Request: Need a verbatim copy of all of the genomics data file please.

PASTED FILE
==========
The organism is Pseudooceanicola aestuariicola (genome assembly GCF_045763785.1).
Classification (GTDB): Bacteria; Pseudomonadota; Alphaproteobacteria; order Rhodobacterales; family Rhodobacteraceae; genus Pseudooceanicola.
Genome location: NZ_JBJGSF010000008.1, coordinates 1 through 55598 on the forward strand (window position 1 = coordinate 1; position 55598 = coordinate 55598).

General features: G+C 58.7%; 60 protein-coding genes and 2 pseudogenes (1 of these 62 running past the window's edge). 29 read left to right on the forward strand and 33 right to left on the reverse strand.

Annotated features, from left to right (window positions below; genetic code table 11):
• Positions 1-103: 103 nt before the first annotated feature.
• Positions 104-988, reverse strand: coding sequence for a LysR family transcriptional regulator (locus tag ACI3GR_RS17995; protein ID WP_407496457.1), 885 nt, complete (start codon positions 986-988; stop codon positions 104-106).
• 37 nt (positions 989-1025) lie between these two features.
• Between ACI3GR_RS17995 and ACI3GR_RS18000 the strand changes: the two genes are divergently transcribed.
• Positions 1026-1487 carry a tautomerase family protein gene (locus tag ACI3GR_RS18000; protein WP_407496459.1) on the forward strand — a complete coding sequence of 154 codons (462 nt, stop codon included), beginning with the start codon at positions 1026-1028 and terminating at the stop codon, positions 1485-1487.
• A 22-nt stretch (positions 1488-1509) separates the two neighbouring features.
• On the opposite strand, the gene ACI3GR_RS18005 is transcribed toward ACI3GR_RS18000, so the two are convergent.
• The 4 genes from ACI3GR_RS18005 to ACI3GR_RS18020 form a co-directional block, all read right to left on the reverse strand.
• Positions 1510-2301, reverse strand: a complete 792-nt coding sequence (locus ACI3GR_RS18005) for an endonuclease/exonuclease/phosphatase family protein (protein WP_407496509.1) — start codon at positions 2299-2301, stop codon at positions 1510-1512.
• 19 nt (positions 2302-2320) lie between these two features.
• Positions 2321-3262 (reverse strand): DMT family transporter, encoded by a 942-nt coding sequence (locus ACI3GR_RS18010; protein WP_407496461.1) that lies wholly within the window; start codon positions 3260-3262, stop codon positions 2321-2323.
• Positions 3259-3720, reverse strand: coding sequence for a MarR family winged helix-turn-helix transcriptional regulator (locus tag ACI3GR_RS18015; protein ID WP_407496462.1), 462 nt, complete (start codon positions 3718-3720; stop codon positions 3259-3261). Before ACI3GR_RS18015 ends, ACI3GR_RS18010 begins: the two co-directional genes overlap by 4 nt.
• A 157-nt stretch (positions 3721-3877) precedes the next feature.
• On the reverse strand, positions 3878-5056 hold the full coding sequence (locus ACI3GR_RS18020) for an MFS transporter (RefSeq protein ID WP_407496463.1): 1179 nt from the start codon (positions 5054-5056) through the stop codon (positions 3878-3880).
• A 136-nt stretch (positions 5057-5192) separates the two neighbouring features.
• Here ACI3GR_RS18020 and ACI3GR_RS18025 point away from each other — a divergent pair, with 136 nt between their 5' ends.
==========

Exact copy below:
The organism is Pseudooceanicola aestuariicola (genome assembly GCF_045763785.1).
Classification (GTDB): Bacteria; Pseudomonadota; Alphaproteobacteria; order Rhodobacterales; family Rhodobacteraceae; genus Pseudooceanicola.
Genome location: NZ_JBJGSF010000008.1, coordinates 1 through 55598 on the forward strand (window position 1 = coordinate 1; position 55598 = coordinate 55598).

General features: G+C 58.7%; 60 protein-coding genes and 2 pseudogenes (1 of these 62 running past the window's edge). 29 read left to right on the forward strand and 33 right to left on the reverse strand.

Annotated features, from left to right (window positions below; genetic code table 11):
• Positions 1-103: 103 nt before the first annotated feature.
• Positions 104-988, reverse strand: coding sequence for a LysR family transcriptional regulator (locus tag ACI3GR_RS17995; protein ID WP_407496457.1), 885 nt, complete (start codon positions 986-988; stop codon positions 104-106).
• 37 nt (positions 989-1025) lie between these two features.
• Between ACI3GR_RS17995 and ACI3GR_RS18000 the strand changes: the two genes are divergently transcribed.
• Positions 1026-1487 carry a tautomerase family protein gene (locus tag ACI3GR_RS18000; protein WP_407496459.1) on the forward strand — a complete coding sequence of 154 codons (462 nt, stop codon included), beginning with the start codon at positions 1026-1028 and terminating at the stop codon, positions 1485-1487.
• A 22-nt stretch (positions 1488-1509) separates the two neighbouring features.
• On the opposite strand, the gene ACI3GR_RS18005 is transcribed toward ACI3GR_RS18000, so the two are convergent.
• The 4 genes from ACI3GR_RS18005 to ACI3GR_RS18020 form a co-directional block, all read right to left on the reverse strand.
• Positions 1510-2301, reverse strand: a complete 792-nt coding sequence (locus ACI3GR_RS18005) for an endonuclease/exonuclease/phosphatase family protein (protein WP_407496509.1) — start codon at positions 2299-2301, stop codon at positions 1510-1512.
• 19 nt (positions 2302-2320) lie between these two features.
• Positions 2321-3262 (reverse strand): DMT family transporter, encoded by a 942-nt coding sequence (locus ACI3GR_RS18010; protein WP_407496461.1) that lies wholly within the window; start codon positions 3260-3262, stop codon positions 2321-2323.
• Positions 3259-3720, reverse strand: coding sequence for a MarR family winged helix-turn-helix transcriptional regulator (locus tag ACI3GR_RS18015; protein ID WP_407496462.1), 462 nt, complete (start codon positions 3718-3720; stop codon positions 3259-3261). Before ACI3GR_RS18015 ends, ACI3GR_RS18010 begins: the two co-directional genes overlap by 4 nt.
• A 157-nt stretch (positions 3721-3877) precedes the next feature.
• On the reverse strand, positions 3878-5056 hold the full coding sequence (locus ACI3GR_RS18020) for an MFS transporter (RefSeq protein ID WP_407496463.1): 1179 nt from the start codon (positions 5054-5056) through the stop codon (positions 3878-3880).
• A 136-nt stretch (positions 5057-5192) separates the two neighbouring features.
• Here ACI3GR_RS18020 and ACI3GR_RS18025 point away from each other — a divergent pair, with 136 nt between their 5' ends.